A joint Fermilab/SLAC publication
Photo: FACET
SLAC National Accelerator Laboratory

Scientists progress toward plasma acceleration

11/05/14

Scientists have demonstrated the particle acceleration technique is powerful and efficient enough to drive future accelerators. 

Scientists have proven that a technique for accelerating particles on waves of plasma is efficient enough to power a new generation of shorter, more economical particle accelerators.

Using the Facility for Advanced Accelerator Experimental Tests (FACET) at SLAC National Accelerator Laboratory, scientists from SLAC and the University of California, Los Angeles, boosted bunches of electrons to energies 400 to 500 times higher than they could have reached traveling the same distance in a conventional accelerator. They were able to transfer energy to the electrons with an unprecedented level of efficiency.

Their results, described in Nature, could eventually lead to an expansion in the use of plasma wakefield acceleration in areas such as medicine, national security, industry and high-energy physics research.

“Many of the practical aspects of an accelerator are determined by how quickly the particles can be accelerated,” says SLAC accelerator physicist Mike Litos, lead author of the paper. “To put these results in context, we have now shown that we could use this technique to accelerate an electron beam to the same energies achieved in the 2-mile-long SLAC linear accelerator, in less than 20 feet.”

Plasma wakefields have been of interest to accelerator physicists for 35 years as one of the more promising ways to drive the smaller, cheaper accelerators of the future. The UCLA and SLAC groups have been at the forefront of research on plasma wakefield acceleration for more than a decade.

In this experiment, researchers sent pairs of electron bunches containing 5 billion to 6 billion electrons each into a laser-generated column of plasma inside an oven of hot lithium gas. The first bunch in each pair blasted all the free electrons away from the lithium atoms, leaving the positively charged lithium nuclei behind—a configuration known as the “blowout regime.” The blasted electrons then fell back in behind the second bunch of electrons, forming a “plasma wake” that propelled the trailing bunch to higher energy.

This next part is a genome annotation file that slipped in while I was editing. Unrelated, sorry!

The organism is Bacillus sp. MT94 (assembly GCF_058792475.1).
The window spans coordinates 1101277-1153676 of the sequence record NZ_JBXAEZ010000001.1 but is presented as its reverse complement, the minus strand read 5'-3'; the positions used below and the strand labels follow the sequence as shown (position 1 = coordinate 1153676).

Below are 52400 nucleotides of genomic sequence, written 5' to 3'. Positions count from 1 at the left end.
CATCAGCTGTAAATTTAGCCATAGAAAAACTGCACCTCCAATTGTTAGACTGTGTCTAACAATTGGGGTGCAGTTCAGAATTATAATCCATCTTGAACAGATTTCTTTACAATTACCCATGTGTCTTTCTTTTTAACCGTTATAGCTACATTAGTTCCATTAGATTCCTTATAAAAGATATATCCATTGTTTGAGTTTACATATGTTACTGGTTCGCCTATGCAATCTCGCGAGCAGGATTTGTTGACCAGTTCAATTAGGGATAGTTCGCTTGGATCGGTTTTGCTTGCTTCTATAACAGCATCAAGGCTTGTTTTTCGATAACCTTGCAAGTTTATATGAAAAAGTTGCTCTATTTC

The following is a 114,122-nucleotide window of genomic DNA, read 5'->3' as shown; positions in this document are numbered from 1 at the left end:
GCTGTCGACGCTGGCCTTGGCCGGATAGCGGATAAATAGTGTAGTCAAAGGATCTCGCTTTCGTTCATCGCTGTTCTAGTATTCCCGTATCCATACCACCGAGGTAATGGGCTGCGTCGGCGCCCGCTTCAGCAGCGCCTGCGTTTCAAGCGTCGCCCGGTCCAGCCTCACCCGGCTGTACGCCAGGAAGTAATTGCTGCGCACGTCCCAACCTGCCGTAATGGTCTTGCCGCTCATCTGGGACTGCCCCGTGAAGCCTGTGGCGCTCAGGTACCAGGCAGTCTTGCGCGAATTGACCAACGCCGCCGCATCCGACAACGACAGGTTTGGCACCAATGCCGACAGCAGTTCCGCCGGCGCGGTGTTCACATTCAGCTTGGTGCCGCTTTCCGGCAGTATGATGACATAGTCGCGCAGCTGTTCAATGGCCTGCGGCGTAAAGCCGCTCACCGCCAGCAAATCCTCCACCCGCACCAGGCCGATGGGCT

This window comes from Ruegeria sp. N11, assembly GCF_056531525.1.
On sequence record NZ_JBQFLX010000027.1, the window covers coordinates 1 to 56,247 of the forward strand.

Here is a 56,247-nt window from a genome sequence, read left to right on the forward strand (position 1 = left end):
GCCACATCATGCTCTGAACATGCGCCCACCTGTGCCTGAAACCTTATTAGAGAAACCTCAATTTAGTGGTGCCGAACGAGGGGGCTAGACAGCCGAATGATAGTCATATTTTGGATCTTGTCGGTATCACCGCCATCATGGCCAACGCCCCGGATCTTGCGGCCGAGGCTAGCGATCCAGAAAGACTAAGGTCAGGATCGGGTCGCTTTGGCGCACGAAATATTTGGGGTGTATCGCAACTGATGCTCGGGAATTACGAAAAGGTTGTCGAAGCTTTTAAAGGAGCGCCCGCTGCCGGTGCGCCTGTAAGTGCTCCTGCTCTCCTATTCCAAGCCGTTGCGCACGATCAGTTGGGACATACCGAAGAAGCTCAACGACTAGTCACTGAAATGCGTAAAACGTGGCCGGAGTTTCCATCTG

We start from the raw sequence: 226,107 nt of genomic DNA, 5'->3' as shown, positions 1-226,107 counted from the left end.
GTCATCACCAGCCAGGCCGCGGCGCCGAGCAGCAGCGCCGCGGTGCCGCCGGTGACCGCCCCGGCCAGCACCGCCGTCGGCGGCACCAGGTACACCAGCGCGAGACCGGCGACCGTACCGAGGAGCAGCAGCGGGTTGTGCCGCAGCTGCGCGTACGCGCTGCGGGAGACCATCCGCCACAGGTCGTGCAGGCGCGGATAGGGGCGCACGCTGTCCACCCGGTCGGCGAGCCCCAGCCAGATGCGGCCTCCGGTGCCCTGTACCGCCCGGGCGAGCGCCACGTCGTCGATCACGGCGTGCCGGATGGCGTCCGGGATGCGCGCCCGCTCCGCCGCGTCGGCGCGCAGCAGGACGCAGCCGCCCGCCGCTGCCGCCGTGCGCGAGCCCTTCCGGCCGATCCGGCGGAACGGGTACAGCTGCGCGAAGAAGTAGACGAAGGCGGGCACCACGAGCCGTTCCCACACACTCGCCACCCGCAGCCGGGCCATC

Previous experiments had demonstrated multi-bunch acceleration, but the team at SLAC was the first to reach the high energies of the blowout regime, where maximum energy gains at maximum efficiencies can be found. Of equal importance, the accelerated electrons wound up with a relatively small energy spread.

“These results have an additional significance beyond a successful experiment,” says Mark Hogan, SLAC accelerator physicist and one of the principal investigators of the experiment. It “has enabled us to increase the acceleration efficiency to a maximum of 50 percent—high enough to really show that plasma wakefield acceleration is a viable technology for future accelerators.”

The plasma source used in the experiment was developed by a team of scientists led by Chandrashekhar Joshi, director of the Neptune Facility for Advanced Accelerator Research at UCLA.

“It is gratifying to see that the UCLA-SLAC collaboration on plasma wakefield acceleration continues to solve seemingly intractable problems one by one through systematic experimental work,” Joshi says. “It is this kind of transformative research that attracts the best and the brightest students to this field, and it is imperative that they have facilities such as FACET to carry it out.”

There are more milestones ahead. Before plasma wakefield acceleration can be put to use, Hogan says, the trailing bunches must be shaped and spaced just right so all the electrons in a bunch receive exactly the same boost in energy, while maintaining the high overall quality of the electron beam.

“We have our work cut out for us,” Hogan says. “But you don’t get many chances to conduct research that you know in advance has the potential to be immensely rewarding, both scientifically and practically.”

Computer simulations used in the experiments were developed by Warren Mori’s group at UCLA. Additional contributors included researchers from SLAC, the University of Oslo in Norway, Tsinghua University in China and Max Planck Institute for Physics in Germany. The research was funded by the DOE Office of Science.


SLAC published a version of this article as a press release.

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